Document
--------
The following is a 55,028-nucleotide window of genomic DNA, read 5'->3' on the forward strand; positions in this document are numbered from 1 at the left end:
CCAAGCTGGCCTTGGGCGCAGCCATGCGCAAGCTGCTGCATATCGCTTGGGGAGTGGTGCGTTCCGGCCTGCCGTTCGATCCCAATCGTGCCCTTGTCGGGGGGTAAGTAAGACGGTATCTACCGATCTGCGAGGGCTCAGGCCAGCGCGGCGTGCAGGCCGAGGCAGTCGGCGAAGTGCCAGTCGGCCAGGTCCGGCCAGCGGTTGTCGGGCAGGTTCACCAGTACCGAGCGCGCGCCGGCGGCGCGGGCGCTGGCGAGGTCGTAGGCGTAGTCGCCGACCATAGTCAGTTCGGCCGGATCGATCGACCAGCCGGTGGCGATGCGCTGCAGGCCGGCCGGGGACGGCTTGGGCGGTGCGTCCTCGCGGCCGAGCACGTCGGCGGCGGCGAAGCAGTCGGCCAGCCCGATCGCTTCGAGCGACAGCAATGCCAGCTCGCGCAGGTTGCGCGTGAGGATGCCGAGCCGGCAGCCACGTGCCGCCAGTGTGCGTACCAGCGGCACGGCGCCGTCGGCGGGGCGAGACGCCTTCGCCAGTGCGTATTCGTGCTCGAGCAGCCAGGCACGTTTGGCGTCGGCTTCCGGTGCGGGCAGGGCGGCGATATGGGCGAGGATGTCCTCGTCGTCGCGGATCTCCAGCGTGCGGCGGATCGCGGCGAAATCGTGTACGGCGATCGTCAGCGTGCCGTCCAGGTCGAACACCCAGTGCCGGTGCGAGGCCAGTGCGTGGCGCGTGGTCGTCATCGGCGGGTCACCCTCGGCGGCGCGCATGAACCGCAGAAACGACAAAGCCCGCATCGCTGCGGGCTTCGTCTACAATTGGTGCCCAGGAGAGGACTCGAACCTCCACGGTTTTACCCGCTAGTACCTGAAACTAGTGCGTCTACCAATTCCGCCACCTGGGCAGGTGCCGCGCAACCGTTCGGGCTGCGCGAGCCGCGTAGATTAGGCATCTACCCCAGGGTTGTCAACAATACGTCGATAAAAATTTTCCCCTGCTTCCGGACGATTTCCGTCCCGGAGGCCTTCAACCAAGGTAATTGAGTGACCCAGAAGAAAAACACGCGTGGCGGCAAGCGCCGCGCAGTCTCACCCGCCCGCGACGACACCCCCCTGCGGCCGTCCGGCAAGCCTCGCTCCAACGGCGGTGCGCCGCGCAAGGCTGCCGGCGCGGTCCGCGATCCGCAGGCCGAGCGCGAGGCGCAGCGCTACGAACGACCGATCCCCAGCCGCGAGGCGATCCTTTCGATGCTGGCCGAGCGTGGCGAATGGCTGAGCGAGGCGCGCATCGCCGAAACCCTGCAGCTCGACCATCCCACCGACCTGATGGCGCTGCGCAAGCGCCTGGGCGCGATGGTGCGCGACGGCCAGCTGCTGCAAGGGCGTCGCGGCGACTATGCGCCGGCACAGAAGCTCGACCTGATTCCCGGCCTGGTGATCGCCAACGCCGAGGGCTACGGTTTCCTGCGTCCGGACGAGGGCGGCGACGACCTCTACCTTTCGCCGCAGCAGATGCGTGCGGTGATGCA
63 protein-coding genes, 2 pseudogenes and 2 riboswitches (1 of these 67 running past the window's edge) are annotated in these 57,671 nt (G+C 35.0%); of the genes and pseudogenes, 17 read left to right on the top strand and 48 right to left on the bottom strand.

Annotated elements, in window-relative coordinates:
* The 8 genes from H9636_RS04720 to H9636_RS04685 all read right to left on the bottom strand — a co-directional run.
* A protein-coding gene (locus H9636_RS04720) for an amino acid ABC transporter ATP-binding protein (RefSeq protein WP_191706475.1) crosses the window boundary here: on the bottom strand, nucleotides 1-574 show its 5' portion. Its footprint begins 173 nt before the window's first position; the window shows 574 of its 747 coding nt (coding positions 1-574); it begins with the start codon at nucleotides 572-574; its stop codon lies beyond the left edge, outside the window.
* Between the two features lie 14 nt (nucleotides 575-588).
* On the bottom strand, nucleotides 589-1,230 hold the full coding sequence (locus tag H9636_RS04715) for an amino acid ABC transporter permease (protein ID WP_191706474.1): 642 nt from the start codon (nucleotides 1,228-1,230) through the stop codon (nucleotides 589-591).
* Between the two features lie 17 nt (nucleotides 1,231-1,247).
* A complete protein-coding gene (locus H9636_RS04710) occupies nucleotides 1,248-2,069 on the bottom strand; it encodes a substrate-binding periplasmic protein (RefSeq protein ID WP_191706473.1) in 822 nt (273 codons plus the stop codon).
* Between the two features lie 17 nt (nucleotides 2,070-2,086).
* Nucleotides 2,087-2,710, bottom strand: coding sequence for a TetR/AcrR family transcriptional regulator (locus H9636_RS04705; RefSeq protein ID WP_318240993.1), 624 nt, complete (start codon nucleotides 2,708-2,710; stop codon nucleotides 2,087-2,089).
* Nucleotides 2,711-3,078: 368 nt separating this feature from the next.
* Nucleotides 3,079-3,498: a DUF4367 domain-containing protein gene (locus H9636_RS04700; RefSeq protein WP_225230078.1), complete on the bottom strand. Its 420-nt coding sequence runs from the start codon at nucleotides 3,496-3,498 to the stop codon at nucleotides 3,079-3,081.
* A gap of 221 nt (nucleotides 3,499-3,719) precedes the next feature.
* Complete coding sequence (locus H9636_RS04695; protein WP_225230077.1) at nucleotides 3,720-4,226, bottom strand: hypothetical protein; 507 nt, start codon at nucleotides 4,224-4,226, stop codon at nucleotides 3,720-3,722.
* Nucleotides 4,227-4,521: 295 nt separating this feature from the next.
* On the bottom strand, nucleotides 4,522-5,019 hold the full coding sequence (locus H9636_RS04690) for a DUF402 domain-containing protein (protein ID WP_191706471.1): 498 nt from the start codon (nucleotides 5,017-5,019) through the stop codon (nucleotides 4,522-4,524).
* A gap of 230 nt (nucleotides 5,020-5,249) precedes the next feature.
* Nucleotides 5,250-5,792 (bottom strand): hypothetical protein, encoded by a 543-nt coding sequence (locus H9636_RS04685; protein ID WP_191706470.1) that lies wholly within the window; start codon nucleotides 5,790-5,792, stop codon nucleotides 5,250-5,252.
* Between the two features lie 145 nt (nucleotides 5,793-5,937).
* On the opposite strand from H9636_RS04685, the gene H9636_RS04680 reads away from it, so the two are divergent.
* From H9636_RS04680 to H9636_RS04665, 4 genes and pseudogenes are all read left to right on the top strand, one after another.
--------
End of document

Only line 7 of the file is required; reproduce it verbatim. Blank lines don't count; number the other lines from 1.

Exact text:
* Between the two features lie 14 nt (nucleotides 575-588).